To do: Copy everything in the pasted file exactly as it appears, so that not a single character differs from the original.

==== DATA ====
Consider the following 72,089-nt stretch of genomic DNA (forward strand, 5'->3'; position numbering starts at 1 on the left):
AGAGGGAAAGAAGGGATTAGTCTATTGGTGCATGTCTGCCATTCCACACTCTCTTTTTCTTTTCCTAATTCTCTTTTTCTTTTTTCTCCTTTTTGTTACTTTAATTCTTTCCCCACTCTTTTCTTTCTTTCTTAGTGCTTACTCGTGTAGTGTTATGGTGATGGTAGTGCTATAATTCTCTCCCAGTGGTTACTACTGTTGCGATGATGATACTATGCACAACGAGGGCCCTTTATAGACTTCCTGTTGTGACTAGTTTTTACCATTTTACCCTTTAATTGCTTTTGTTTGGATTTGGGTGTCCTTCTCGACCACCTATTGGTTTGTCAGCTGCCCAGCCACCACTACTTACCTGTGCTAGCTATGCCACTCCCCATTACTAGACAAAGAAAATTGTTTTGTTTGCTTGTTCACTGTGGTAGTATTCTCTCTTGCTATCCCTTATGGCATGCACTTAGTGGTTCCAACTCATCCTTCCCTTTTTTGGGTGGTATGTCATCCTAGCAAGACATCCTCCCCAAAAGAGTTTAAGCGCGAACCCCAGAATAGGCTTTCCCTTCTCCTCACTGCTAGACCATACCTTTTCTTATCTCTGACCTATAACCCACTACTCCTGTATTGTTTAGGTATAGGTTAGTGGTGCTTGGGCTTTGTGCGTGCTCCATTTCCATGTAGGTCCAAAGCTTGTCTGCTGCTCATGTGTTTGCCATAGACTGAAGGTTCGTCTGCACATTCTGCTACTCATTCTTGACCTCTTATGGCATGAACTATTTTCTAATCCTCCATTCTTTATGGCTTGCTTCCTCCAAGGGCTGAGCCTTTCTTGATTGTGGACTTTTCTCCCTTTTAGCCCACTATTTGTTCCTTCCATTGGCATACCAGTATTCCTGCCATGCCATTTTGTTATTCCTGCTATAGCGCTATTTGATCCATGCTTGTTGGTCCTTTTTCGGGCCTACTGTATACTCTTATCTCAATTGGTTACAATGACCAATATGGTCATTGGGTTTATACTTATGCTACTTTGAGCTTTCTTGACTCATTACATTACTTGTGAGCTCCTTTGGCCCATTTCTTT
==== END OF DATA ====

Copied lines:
Consider the following 72,089-nt stretch of genomic DNA (forward strand, 5'->3'; position numbering starts at 1 on the left):
AGAGGGAAAGAAGGGATTAGTCTATTGGTGCATGTCTGCCATTCCACACTCTCTTTTTCTTTTCCTAATTCTCTTTTTCTTTTTTCTCCTTTTTGTTACTTTAATTCTTTCCCCACTCTTTTCTTTCTTTCTTAGTGCTTACTCGTGTAGTGTTATGGTGATGGTAGTGCTATAATTCTCTCCCAGTGGTTACTACTGTTGCGATGATGATACTATGCACAACGAGGGCCCTTTATAGACTTCCTGTTGTGACTAGTTTTTACCATTTTACCCTTTAATTGCTTTTGTTTGGATTTGGGTGTCCTTCTCGACCACCTATTGGTTTGTCAGCTGCCCAGCCACCACTACTTACCTGTGCTAGCTATGCCACTCCCCATTACTAGACAAAGAAAATTGTTTTGTTTGCTTGTTCACTGTGGTAGTATTCTCTCTTGCTATCCCTTATGGCATGCACTTAGTGGTTCCAACTCATCCTTCCCTTTTTTGGGTGGTATGTCATCCTAGCAAGACATCCTCCCCAAAAGAGTTTAAGCGCGAACCCCAGAATAGGCTTTCCCTTCTCCTCACTGCTAGACCATACCTTTTCTTATCTCTGACCTATAACCCACTACTCCTGTATTGTTTAGGTATAGGTTAGTGGTGCTTGGGCTTTGTGCGTGCTCCATTTCCATGTAGGTCCAAAGCTTGTCTGCTGCTCATGTGTTTGCCATAGACTGAAGGTTCGTCTGCACATTCTGCTACTCATTCTTGACCTCTTATGGCATGAACTATTTTCTAATCCTCCATTCTTTATGGCTTGCTTCCTCCAAGGGCTGAGCCTTTCTTGATTGTGGACTTTTCTCCCTTTTAGCCCACTATTTGTTCCTTCCATTGGCATACCAGTATTCCTGCCATGCCATTTTGTTATTCCTGCTATAGCGCTATTTGATCCATGCTTGTTGGTCCTTTTTCGGGCCTACTGTATACTCTTATCTCAATTGGTTACAATGACCAATATGGTCATTGGGTTTATACTTATGCTACTTTGAGCTTTCTTGACTCATTACATTACTTGTGAGCTCCTTTGGCCCATTTCTTT